Can you get diseases from your pets? Yes. And they can get them from you, too! Here’s what I had to say to a reader who wrote me about the spread of diseases between humans and pets:
Q: With all the talk of the Ebola virus a few months ago and how it can live in both people and animals, I’m curious about what other diseases can affect humans and animals. How are they spread and can they be prevented?
A: That’s a great question. Diseases that can be spread from animals to humans are called “zoonoses” (pronounced zo-uh-NO-sees). Some diseases, called “reverse zoonoses,” can also be spread from people to animals. The causes of zoonotic disease are bacteria, viruses, parasites and fungi. Zoonotic diseases or infections can be transmitted through bites or scratches or when the infected area is touched.
Some zoonotic diseases you may have heard of are rabies, ringworm and salmonellosis. Other diseases or parasites that can spread between animals and people include E. coli infection, roundworms, hookworms, leptospirosis, Lyme disease and Staphylococcus infection. Staph infections are a good example of reverse zoonoses, being more commonly transferred from people to animals.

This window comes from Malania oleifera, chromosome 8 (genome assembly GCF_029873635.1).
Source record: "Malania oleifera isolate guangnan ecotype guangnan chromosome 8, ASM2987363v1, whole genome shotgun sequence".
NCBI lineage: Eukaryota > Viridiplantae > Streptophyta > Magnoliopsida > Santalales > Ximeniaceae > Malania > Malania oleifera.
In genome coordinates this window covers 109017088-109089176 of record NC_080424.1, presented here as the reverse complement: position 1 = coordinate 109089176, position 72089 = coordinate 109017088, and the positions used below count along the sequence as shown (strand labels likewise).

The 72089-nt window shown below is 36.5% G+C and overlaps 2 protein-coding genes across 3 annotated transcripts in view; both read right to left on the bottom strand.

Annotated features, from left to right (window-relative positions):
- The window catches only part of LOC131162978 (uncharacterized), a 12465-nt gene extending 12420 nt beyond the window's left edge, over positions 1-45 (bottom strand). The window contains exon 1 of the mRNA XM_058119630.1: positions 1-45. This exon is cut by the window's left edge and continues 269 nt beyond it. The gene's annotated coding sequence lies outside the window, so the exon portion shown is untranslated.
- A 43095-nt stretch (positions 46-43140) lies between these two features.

Zoonotic diseases are of special concern when someone in the household has a weakened immune system. This could be someone who is sick or who is simply very young or very old. Those people are more at risk of contracting disease because their immune systems aren’t strong enough to fight off disease-causing invaders.
Good hygiene is the best way to prevent the transmission of diseases between animals and people. Always wash your hands with soap and water after handling your pet (especially if he has an infectious disease), as well as after handling pet food, including dry food. Make sure kids do the same. To prevent transmission of parasites such as Cheyletiella or scabies mites, roundworms and hookworms, deworm your pet regularly. Rabies, of course, is fatal, so it’s essential to vaccinate your pets against the disease as required by law and to seek immediate treatment if you are bitten by a potentially rabid animal.
Read more, including what your cat’s body language is telling you, in this week’s Pet Connection!
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